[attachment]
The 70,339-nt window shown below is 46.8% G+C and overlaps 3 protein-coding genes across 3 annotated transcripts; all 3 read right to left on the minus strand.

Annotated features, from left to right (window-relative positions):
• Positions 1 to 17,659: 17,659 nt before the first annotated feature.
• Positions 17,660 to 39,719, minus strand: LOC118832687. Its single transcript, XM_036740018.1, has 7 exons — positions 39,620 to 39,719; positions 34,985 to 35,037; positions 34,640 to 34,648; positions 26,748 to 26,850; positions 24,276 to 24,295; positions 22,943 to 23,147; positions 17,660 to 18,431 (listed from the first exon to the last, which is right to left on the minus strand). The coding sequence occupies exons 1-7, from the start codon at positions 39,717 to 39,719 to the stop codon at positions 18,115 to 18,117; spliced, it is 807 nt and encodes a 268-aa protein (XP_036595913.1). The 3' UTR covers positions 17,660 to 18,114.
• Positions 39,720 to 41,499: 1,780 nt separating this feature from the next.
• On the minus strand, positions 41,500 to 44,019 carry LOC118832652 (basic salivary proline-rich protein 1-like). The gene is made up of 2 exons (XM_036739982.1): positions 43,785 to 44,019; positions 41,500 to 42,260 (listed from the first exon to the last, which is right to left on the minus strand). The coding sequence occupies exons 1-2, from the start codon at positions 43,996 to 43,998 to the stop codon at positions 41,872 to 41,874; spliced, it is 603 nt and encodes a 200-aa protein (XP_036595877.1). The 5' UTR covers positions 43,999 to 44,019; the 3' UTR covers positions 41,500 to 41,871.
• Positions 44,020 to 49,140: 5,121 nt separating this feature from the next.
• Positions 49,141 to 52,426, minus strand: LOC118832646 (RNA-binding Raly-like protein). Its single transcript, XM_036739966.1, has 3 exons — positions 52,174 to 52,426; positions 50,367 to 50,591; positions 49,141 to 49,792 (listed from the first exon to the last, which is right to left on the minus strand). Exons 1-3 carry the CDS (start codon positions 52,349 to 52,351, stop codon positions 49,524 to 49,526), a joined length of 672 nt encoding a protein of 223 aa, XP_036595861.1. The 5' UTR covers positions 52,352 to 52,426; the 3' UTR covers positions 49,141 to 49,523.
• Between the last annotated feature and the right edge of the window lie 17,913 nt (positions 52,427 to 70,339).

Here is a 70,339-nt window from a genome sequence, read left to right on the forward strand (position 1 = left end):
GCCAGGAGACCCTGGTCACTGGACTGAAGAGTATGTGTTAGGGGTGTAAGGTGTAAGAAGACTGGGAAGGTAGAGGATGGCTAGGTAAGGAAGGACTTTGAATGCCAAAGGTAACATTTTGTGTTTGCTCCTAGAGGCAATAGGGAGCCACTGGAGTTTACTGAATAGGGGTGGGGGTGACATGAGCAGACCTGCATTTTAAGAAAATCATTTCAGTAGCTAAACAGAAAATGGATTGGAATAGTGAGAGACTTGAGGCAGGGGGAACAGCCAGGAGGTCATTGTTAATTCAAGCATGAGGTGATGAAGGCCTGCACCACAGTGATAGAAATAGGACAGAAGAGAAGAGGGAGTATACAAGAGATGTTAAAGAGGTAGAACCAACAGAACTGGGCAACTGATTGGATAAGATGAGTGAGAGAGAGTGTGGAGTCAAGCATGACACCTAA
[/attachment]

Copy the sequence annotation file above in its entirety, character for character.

The 70,339-nt window shown below is 46.8% G+C and overlaps 3 protein-coding genes across 3 annotated transcripts; all 3 read right to left on the minus strand.

Annotated features, from left to right (window-relative positions):
• Positions 1 to 17,659: 17,659 nt before the first annotated feature.
• Positions 17,660 to 39,719, minus strand: LOC118832687. Its single transcript, XM_036740018.1, has 7 exons — positions 39,620 to 39,719; positions 34,985 to 35,037; positions 34,640 to 34,648; positions 26,748 to 26,850; positions 24,276 to 24,295; positions 22,943 to 23,147; positions 17,660 to 18,431 (listed from the first exon to the last, which is right to left on the minus strand). The coding sequence occupies exons 1-7, from the start codon at positions 39,717 to 39,719 to the stop codon at positions 18,115 to 18,117; spliced, it is 807 nt and encodes a 268-aa protein (XP_036595913.1). The 3' UTR covers positions 17,660 to 18,114.
• Positions 39,720 to 41,499: 1,780 nt separating this feature from the next.
• On the minus strand, positions 41,500 to 44,019 carry LOC118832652 (basic salivary proline-rich protein 1-like). The gene is made up of 2 exons (XM_036739982.1): positions 43,785 to 44,019; positions 41,500 to 42,260 (listed from the first exon to the last, which is right to left on the minus strand). The coding sequence occupies exons 1-2, from the start codon at positions 43,996 to 43,998 to the stop codon at positions 41,872 to 41,874; spliced, it is 603 nt and encodes a 200-aa protein (XP_036595877.1). The 5' UTR covers positions 43,999 to 44,019; the 3' UTR covers positions 41,500 to 41,871.
• Positions 44,020 to 49,140: 5,121 nt separating this feature from the next.
• Positions 49,141 to 52,426, minus strand: LOC118832646 (RNA-binding Raly-like protein). Its single transcript, XM_036739966.1, has 3 exons — positions 52,174 to 52,426; positions 50,367 to 50,591; positions 49,141 to 49,792 (listed from the first exon to the last, which is right to left on the minus strand). Exons 1-3 carry the CDS (start codon positions 52,349 to 52,351, stop codon positions 49,524 to 49,526), a joined length of 672 nt encoding a protein of 223 aa, XP_036595861.1. The 5' UTR covers positions 52,352 to 52,426; the 3' UTR covers positions 49,141 to 49,523.
• Between the last annotated feature and the right edge of the window lie 17,913 nt (positions 52,427 to 70,339).

Here is a 70,339-nt window from a genome sequence, read left to right on the forward strand (position 1 = left end):
GCCAGGAGACCCTGGTCACTGGACTGAAGAGTATGTGTTAGGGGTGTAAGGTGTAAGAAGACTGGGAAGGTAGAGGATGGCTAGGTAAGGAAGGACTTTGAATGCCAAAGGTAACATTTTGTGTTTGCTCCTAGAGGCAATAGGGAGCCACTGGAGTTTACTGAATAGGGGTGGGGGTGACATGAGCAGACCTGCATTTTAAGAAAATCATTTCAGTAGCTAAACAGAAAATGGATTGGAATAGTGAGAGACTTGAGGCAGGGGGAACAGCCAGGAGGTCATTGTTAATTCAAGCATGAGGTGATGAAGGCCTGCACCACAGTGATAGAAATAGGACAGAAGAGAAGAGGGAGTATACAAGAGATGTTAAAGAGGTAGAACCAACAGAACTGGGCAACTGATTGGATAAGATGAGTGAGAGAGAGTGTGGAGTCAAGCATGACACCTAA